The NAHB market index dropped from 55 to 49 in June, the eighth straight month of falls, the worst run since the housing market collapse in 2007. This was the first time since May 2020 that the index dropped below the crucial break-even point of 50.
The score was worse than the most gloomy expectation in the Bloomberg survey of economists and fell below the consensus of an unchanged 55 print.
As continuous supply chain issues and high home prices continued to make it difficult for people to afford housing, all sub-indices fell back to lows last seen during the height of the COVID meltdown and, aside from that, the lowest level since 2014.
Sales conditions currently are down seven points to 57, sales expectations over the next six months are down two points to 47, and buyer traffic is down five points to 32. The prospective buyer traffic index for the group dropped five points to 48, its lowest level since June 2020.
Sales estimates for the next six months fell to their lowest level since May 2020, and the gauge of current sales also sank to a two-year low.
According to the regional HMI scores’ three-month moving averages, the Northeast’s score dropped by nine points to 56, the Midwest’s by three points to 49, the South’s by seven points to 63, and the West’s by eleven points to 51.
The continued rise in building costs and high mortgage rates, according to NAHB Chairman Jerry Konter, a developer and home builder from Savannah, Georgia, continues to harm the market outlook for single-family home builders.
In addition, the August buyer traffic number in our builder survey was 32, the lowest level since April 2014, with the exception of the spring of 2020 when the pandemic initially struck. This is a worrying indication that customers are currently sitting on the sidelines due to increasing housing costs.
A housing crisis has been brought on by the Federal Reserve’s tighter monetary policies and consistently high building costs, according to Robert Dietz, chief economist for the NAHB. “In 2022, the overall number of single-family starts will see a fall, the first such decline since 2011.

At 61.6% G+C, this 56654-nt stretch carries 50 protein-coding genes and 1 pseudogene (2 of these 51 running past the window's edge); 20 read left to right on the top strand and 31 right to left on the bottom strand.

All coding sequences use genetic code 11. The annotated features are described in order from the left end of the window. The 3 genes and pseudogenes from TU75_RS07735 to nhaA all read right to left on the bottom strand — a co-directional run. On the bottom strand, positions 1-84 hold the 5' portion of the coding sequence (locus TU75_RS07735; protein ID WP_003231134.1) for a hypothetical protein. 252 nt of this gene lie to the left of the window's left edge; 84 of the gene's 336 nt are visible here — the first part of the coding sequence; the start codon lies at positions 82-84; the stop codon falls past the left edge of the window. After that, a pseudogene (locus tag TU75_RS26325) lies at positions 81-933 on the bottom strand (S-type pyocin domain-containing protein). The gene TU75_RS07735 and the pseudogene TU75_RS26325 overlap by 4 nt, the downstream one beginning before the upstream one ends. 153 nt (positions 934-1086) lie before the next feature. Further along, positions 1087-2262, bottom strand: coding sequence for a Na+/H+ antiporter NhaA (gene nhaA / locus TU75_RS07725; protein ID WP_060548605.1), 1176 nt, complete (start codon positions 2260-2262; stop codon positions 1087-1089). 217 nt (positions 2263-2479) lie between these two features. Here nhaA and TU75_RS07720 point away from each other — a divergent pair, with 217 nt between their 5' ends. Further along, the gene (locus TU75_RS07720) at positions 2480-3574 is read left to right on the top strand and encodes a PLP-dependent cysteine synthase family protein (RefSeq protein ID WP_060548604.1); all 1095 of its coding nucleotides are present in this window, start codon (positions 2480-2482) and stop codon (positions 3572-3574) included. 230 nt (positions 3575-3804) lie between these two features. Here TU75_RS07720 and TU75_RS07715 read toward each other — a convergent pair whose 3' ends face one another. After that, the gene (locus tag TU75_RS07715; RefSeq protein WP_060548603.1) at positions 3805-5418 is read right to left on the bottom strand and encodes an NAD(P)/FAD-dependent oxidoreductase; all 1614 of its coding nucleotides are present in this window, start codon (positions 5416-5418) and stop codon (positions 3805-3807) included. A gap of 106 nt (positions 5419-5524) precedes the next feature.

Long-term interest rates have steadied, nevertheless, which will offer some stability for the demand side of the market in the upcoming months as indications suggest the rate of inflation is almost at its peak.
In the previous month, 19% of home builders surveyed by HMI reported lowering prices to boost sales or reduce cancellations. For those who reported employing such incentives, the median price reduction was 5%. The survey’s main impact, the lower house demand, was attributed by 69 percent of builders to increased borrowing rates.
In August, the housing market for single-family houses experienced a downturn in builder confidence as a result of rising costs for both builders and purchasers.
In its ninth consecutive month of fall, the National Association of Home Builders/Wells Fargo Housing Market Index fell 6 points to 49 this month. Anything above 50 is thought to be favorable. Since a brief decline at the beginning of the Covid epidemic, the index has not been in the negative. It had not been negative prior to that since June 2014.
A housing crisis has been brought on by the Federal Reserve’s tighter monetary policies and consistently high building costs, according to Robert Dietz, chief economist for the NAHB.
The three factors that make up the index all decreased: buyer traffic down 5 points to 32, sales expectations for the next six months decreased 2 points to 47, and current sales circumstances decreased 7 points to 57.
In August, approximately 1 in 5 builders reported cutting prices in the previous month to boost sales or reduce cancellations, despite increasing land, labor, and supplies expenses. The average decline that was reported was 5%.
At this time, affordability is the major barrier for buyers. Since the pandemic began, home prices have increased, and the average rate on a 30-year fixed mortgage—which had fallen to historic lows during the pandemic’s early stages—is now nearly double what it was at the beginning of this year. While mortgage rates have decreased from recent highs, home price growth has slowed a bit recently.
“In 2022, the overall number of single-family starts will see a fall, the first such decline since 2011. Long-term interest rates have steadied, though, which will offer some stability for the demand-side of the market in the upcoming months as indications that the rate of inflation is close to peaking rise, according to Dietz.
On a three-month moving average, builder confidence decreased by 9 points in the Northeast to 56 and by 3 points in the Midwest to 49 regionally. It dropped 7 points to 63 in the South and 11 points to 51 in the West, which has the highest property prices.